For two years it’s been time to re-introduce some boundaries. Setting them isn’t the hard part. It’s trusting myself to stick to them.
Making some space
A few months ago I hired a personal assistant. I wrestled with this decision for quite some time. When you’re a small (but mighty) team and you have limited resources, spending the money on a personal assistant just doesn’t seem like the best use of our cash. I’m extremely glad I took the plunge.
Her first priority was to help me introduce some boundaries into my schedule. So we put the no meetings block rule into place. This meant that my “work day” would be made up of two time chunks: 9 am to 1 pm and 2 pm to 5 pm.
If a meeting gets booked into the first block of the day, then immediately the second block gets closed. All meetings would then be stacked on top of each other in that first block so that I could get them out of the way. Then, once that block of time passed, my schedule would open up and I’d be free to work on the things that I needed to get done during real, actual work hours so that I could bring less work home and allow myself that gift of space.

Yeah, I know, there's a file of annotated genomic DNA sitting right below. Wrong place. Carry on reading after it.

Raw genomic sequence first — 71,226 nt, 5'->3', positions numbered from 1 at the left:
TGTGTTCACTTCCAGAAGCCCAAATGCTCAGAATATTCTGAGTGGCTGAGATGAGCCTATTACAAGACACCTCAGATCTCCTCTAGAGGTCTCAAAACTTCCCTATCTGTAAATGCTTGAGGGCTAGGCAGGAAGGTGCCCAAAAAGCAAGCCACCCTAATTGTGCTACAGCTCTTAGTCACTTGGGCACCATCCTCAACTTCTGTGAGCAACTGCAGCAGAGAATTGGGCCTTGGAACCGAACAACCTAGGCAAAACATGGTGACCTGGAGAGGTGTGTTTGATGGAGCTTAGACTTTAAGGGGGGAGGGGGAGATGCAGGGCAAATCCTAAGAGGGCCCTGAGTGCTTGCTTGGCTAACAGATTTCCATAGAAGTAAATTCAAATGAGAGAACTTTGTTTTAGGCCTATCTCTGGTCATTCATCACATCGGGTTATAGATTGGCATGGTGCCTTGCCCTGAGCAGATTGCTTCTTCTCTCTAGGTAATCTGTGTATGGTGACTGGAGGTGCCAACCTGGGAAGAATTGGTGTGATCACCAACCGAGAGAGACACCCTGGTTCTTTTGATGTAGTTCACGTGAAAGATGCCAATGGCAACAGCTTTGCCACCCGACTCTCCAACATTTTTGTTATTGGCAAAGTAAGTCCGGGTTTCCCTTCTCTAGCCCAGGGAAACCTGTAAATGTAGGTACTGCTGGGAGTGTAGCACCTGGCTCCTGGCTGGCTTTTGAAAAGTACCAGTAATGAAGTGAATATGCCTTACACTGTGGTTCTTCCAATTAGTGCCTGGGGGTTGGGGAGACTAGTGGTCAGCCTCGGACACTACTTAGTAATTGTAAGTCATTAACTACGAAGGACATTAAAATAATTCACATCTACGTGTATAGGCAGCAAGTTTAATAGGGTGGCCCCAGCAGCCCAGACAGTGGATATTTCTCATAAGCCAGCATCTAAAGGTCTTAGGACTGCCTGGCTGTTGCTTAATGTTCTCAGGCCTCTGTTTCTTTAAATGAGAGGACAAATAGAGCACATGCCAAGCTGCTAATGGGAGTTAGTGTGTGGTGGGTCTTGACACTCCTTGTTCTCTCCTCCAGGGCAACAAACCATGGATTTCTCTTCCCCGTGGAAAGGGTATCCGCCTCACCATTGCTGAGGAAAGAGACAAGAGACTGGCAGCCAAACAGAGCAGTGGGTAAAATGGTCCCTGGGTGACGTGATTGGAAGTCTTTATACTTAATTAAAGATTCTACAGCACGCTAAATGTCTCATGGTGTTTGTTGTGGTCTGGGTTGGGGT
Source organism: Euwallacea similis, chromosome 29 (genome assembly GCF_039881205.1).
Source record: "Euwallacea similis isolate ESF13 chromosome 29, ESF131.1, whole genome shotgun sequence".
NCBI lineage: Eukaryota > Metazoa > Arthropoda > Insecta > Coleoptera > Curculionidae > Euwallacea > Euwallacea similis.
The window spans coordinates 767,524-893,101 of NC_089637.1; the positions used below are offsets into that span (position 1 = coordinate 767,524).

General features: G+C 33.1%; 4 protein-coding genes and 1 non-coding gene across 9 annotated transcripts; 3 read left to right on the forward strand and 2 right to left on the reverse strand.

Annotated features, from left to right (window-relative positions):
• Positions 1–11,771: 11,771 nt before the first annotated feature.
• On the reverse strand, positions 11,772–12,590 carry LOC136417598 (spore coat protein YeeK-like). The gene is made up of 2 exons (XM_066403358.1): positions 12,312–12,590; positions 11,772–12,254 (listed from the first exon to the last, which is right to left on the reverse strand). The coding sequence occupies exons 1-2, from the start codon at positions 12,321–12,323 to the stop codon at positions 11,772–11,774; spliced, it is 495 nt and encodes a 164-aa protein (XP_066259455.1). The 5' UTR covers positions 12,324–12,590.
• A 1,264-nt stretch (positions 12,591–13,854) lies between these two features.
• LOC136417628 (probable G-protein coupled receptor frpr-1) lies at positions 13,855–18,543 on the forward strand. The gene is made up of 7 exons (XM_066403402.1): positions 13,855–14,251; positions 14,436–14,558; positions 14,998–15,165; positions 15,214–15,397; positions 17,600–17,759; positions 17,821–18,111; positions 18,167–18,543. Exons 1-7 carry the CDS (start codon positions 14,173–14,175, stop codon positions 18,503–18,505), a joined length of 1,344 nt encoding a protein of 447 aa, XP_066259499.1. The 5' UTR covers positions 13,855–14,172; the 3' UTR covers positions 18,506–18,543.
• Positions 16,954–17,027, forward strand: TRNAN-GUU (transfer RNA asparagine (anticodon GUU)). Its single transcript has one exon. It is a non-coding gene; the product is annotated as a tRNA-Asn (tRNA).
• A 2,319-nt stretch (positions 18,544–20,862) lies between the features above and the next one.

At home my boundaries started with cutting off easy access to my phone. I put it away so that I’m not tempted to breeze by and pick it up. If I need to make a note about something for work I use my shit list.
I’ve cut down tremendously on how much I work at night and the time I spend on email (both at work and at home). When I leave work, I quit all email. I go to bed sooner and I get up thirty minutes earlier so that I can go through emails in the morning before the kids are up and before the team needs my feedback.
I’ve been adjusting to these new parameters and doing all of this good stuff at work and home for more than two weeks now. At first I was allowing meetings to creep into my no meetings blocks so I had to get that under control (and now my assistant fully controls my schedule so that I don’t even have to say no). It also took a few days to adjust to being away from my phone at night (I felt like a crack addict for at least three days). The shocker is that the work isn’t really piling up. No one’s dying. Everything is getting handled.
And for the first time in a long time I feel like I can breathe.
Looking out for myself